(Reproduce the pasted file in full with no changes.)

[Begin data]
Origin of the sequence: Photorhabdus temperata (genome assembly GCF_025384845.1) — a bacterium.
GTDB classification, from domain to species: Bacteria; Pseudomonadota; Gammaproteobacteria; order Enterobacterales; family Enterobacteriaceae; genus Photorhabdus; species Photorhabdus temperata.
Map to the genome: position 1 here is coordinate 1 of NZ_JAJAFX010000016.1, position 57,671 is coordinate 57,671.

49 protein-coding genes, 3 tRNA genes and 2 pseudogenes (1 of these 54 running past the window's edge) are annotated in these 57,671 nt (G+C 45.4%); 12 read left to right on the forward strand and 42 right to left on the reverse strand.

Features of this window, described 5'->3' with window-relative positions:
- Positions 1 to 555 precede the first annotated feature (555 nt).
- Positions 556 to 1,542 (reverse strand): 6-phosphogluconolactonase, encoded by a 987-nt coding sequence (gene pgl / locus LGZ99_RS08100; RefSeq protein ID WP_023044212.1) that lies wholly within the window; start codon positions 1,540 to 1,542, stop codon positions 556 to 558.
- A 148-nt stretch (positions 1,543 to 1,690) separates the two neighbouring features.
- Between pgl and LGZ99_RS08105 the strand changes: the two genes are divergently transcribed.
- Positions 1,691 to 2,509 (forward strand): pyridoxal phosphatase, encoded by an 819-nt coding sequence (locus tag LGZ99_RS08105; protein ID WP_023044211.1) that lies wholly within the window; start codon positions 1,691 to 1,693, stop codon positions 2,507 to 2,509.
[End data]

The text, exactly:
Origin of the sequence: Photorhabdus temperata (genome assembly GCF_025384845.1) — a bacterium.
GTDB classification, from domain to species: Bacteria; Pseudomonadota; Gammaproteobacteria; order Enterobacterales; family Enterobacteriaceae; genus Photorhabdus; species Photorhabdus temperata.
Map to the genome: position 1 here is coordinate 1 of NZ_JAJAFX010000016.1, position 57,671 is coordinate 57,671.

49 protein-coding genes, 3 tRNA genes and 2 pseudogenes (1 of these 54 running past the window's edge) are annotated in these 57,671 nt (G+C 45.4%); 12 read left to right on the forward strand and 42 right to left on the reverse strand.

Features of this window, described 5'->3' with window-relative positions:
- Positions 1 to 555 precede the first annotated feature (555 nt).
- Positions 556 to 1,542 (reverse strand): 6-phosphogluconolactonase, encoded by a 987-nt coding sequence (gene pgl / locus LGZ99_RS08100; RefSeq protein ID WP_023044212.1) that lies wholly within the window; start codon positions 1,540 to 1,542, stop codon positions 556 to 558.
- A 148-nt stretch (positions 1,543 to 1,690) separates the two neighbouring features.
- Between pgl and LGZ99_RS08105 the strand changes: the two genes are divergently transcribed.
- Positions 1,691 to 2,509 (forward strand): pyridoxal phosphatase, encoded by an 819-nt coding sequence (locus tag LGZ99_RS08105; protein ID WP_023044211.1) that lies wholly within the window; start codon positions 1,691 to 1,693, stop codon positions 2,507 to 2,509.